Father Rivers was director of the department of culture and worship for the National Office for Black Catholics for many years, and he was a member of the board of directors of the National Liturgical Conference. He narrated the ABC-TV civil rights documentary “We Shall Be Heard,” and he appeared on many television programs.

When he officially “retired” in 2003, that didn’t slow him down. “Ha-ha, I’m retired on paper, but I have the same amount of workload,” he told his sister. “He was so much in demand around the country,” she said. “He would give talks on the art of soulful worship.”

Clarence also spoke often about his dream: establishing a college apprenticeship program for the liturgical arts. He would have called his college the Lion of Judah, his sister said. “Although small in physical stature, he had a presence that was larger than life. Once he entered a room or a gathering, you knew you were in the midst of someone extraordinary.” His death in 2006 was a “shock to everybody because he wasn’t sick,” Maxine has shared.  He was only 73 years old.  At the time of his unexpected death, Clarence was working on a number of projects: to have all his music recorded together and a single volume of the scores published in a book worthy of the Reign of God that they pointed toward.

The courage and vision of Father Clarence Rivers opened doors and inspiration for many African-American liturgical composers whose music has become well known over the years: Rawn Harbor, Grayson Warren Brown, Leon C. Roberts, Derek Campbell, James Moore, W. Clifford Petty, Kenneth Louis, Norah Duncan IV, Richard Cheri, Lynne’ Gray, Fr. Ray East, Jalonda Robertson and M. Roger Holland, just to name a few.  Most of these composers and ministers would point to Clarence as being their “patron saint.”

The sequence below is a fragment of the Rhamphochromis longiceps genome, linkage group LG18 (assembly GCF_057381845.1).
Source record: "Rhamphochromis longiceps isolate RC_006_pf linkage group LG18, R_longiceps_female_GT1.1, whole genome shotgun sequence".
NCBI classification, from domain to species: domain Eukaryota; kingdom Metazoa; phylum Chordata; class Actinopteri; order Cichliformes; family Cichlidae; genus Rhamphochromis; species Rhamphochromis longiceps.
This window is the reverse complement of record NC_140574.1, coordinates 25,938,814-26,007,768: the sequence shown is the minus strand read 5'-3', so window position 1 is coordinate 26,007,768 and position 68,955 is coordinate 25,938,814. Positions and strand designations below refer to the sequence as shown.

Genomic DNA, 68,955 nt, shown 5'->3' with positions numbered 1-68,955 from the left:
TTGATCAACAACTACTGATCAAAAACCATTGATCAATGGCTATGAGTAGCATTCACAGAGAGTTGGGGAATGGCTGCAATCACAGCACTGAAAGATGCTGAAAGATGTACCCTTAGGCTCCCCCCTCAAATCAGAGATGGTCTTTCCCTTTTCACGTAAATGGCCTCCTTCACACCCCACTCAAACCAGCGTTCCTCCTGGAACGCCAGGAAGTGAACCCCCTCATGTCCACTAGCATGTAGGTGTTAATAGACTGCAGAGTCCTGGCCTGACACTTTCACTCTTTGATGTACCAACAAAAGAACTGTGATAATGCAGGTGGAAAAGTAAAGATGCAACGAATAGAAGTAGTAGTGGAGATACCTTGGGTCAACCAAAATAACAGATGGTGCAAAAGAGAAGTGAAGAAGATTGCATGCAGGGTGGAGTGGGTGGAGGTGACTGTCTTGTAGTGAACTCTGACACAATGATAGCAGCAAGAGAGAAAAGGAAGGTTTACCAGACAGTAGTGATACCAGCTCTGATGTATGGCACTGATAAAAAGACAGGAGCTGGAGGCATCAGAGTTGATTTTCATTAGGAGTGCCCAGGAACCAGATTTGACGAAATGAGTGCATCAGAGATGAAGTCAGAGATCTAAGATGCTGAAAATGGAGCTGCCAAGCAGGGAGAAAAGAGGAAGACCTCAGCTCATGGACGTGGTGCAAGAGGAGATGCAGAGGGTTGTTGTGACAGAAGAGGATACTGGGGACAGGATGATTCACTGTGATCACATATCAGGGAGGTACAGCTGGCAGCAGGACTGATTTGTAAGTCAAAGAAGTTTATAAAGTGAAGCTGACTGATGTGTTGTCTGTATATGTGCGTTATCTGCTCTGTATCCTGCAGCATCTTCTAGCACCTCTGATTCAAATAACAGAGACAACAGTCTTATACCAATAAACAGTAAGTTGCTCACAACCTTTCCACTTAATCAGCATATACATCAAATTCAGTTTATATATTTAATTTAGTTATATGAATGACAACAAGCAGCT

It has been difficult to locate printed editions of his music in recent years – but his music and his energy and vision has gifted the Church in far too many ways to examine.  We give thanks to God in memory of his life, his charism, and his love of his tradition and the Church.   (DH: 4.24.18).

Song Videos:

God Is Love by Father Clarence Rivers

 

Litany of the Saints by Grayson Warren Brown

Sung by Father Clarence Rivers (1979)

1 comment

  • […] Growing up in what was then, an all-white small suburb, I had never heard any kind of gospel or spiritual music of any kind, until I heard “God is Love.”  To this day, I still love it, love it, love it.  I have a feature on Fr. Rivers that will break open more about this man’s tremendous influence on the early days of liturgical music renewal in the 1960’s.  Just click here. […]